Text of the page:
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Rutger Jansma (fam.jansma@worldonline.nl) wrote:

<Hmmmmm.... Recently I did this skeletal reconstruction of Agilisaurus
louderbacki (available on the new and very improved Dinosauricon!) based
on the information given in the paper from the Polygot and when finished
all that I could say was: Heterodontosaurid! This is at least the
conclusion I can make based of this reconstruction and the information
presented in the paper, as well as some very valuable discussing this with
HP Alessandro Marisa. And because this is no gut feeling or just something
based on the impression given by the skeletal reconstruction, below is
given a short character list that puts it at least as a sister group to
the Heterodontosaurids, if not within:>

  Let me first caution about use of Peng's work, considering his
description follows from a belief that *Lesothosaurus* and *Agilisaurus*
were sister taxa; much of his description in fact rotates around this. I
have the original Peng reference, and the figures aren't all that good. 

<1) somewhat fang-like premaxillary teeth;>

  They are big and blade like, quite unlike the single premaxillary "fang"
in *Heterodontosaurus*.

<2) three _functional_ premaxillary teeth (five are present, but only two
as some small remnants), like Heterodontosaurids but are present also in
Pachycephalosaurs within Marginocephalians, Neoceratopsids have a
reduction to two premaxillary teeth, all other Ornithschia, when present,
the premaxillary teeth are in the number of 5, 6 or 7.>

  The theory goes that the reduction from 5 to 3 teeth occured from front
to back; in *Agilisaurus*, the tiny teeth as preserved are erupting
crowns, not diminished teeth, and are placed between the larger crowns:
large, small, large, small, and large again, in that order mesial to
distal (front to back). This is unlike the condition in
*Heterodontosaurus*, where the teeth progress in size caudally with the
third the largest tooth in the entire jaw.

<3) the chisel-like cheek teeth;>

  This is not actually true, as the teeth of *Agilisaurus* are nearly
rhomboid in lateral view and show distinct interlocking of the crowns,
rather that wear of the tips of crowns down to blades, as occurs in
*Heterodontosaurus* and Marginocephalia. If it were true, it would only
suggest that, rather than a fabrosaurid relationship, *Agilisaurus* is an
ornithopod or basal cerapodan (whatever that is, technically there cannot
_be_ a basal cerapodan); that is, a neornithischian, in Sereno's preferred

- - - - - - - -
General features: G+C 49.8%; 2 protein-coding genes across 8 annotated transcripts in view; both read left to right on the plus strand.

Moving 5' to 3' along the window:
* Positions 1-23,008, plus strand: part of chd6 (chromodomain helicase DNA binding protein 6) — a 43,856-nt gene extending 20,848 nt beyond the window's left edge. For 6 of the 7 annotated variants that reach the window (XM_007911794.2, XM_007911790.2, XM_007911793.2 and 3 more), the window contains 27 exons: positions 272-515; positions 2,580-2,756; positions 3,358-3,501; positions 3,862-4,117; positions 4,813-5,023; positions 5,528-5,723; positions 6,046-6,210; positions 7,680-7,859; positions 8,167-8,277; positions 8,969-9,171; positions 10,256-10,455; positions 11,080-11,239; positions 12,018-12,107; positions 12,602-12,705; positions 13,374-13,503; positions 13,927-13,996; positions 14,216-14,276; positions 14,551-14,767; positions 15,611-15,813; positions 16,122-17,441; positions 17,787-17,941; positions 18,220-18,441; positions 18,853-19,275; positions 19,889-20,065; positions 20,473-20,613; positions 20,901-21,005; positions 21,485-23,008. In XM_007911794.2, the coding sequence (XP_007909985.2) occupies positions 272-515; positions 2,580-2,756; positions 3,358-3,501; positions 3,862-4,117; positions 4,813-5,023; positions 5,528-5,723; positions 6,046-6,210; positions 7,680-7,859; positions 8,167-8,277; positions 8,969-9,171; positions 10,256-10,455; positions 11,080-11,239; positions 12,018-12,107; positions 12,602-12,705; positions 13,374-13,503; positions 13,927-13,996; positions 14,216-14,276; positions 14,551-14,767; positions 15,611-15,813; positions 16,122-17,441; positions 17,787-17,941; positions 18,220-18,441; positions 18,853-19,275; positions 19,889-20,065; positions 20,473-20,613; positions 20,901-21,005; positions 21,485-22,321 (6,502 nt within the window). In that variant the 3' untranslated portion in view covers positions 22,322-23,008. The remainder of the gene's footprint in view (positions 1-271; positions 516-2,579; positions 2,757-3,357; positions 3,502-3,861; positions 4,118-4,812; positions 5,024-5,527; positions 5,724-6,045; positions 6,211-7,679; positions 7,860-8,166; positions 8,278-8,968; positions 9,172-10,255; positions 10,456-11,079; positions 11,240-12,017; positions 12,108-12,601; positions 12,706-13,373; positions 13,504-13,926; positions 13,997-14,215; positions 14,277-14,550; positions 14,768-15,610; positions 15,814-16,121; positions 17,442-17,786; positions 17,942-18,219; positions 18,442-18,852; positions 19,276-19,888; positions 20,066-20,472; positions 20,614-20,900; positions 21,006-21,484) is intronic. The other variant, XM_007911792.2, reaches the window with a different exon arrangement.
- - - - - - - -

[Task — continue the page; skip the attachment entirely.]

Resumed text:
terminology. All basal ornithopods (err, hypsilophodontids) have this type
of tooth, just that heterodontosaurids (*Abrictosaurus*, *Lycorhinus*,
*Heterodontosaurs*) have a more developed form that is seen in Ceratopsia
as well, where the cutting edge is continuous along the crowns; in
non-heterodontosaurids or non-ceratopsians, the cutting edges are not
continuous but often "canted" as in a saw's edge. As it is, the crowns are
a symplesiomoprhy for neornithischians in their shape.

<4) diastema between the premaxilla and maxilla (the premaxilla obscures
it somewhat in Peng's 1992 description, but there is a small piece of it
left to be seen in the figure;>

  A lateral fossa on the maxilla for the insertion of a dentary tusk? Even
*Abrictosaurus* lacks one, despite being a heterodontosaurid, and it is
determinable whether the figure offers a fossa or a scarf joint for a
broken and distorted skull (twisted on two axes).

<5) 24 presacral vertebrae, like all other Ornithopods, but since
Heterodontosaurids preserve fewer presacral verts, this could be the basal

  Yes, but this doesn't tell us anything about the relationships of
*Agilisaurus* as it is a [sym]plesiomorphy.

<6) absence of an obturator process on the ischium;>

  Purported in *Lesothosaurus* (new material indicates its there), and
absent in *Heterodontosaurus*, but present, albeit small, in *Agilisaurus*
and all neornithischians.

<7) relatively long caudal series;>

  This is ture, both *Heterodontosaurus* and *Agilisaurus* have a
relatively long caudal series, but quite frankly, the latter has a much
longer tail than the former, whereas the former has a tail that might be
expected, for a basal neornithischian, but is still shorter than that of
*Homalocephale*. A long tail, however, in the light of other skeletal
features, does not affirm or deny any relationship.


As for the monotypy of MOR 756, referred to *Zephyrosaurus*, I doubt a
museum that tends to catalogue different parts of a single bonebed, even
when they belong to the same animal, would catalogue different animals
under a single specimen accession number. The material I've seen of it,
though small, appears to show they are all part of a single, similar-sized


Jaime A. Headden

  Little steps are often the hardest to take.  We are too used to making leaps 
in the face of adversity, that a simple skip is so hard to do.  We should all 
learn to walk soft, walk small, see the world around us rather than zoom by it.

"Innocent, unbiased observation is a myth." --- P.B. Medawar (1969)

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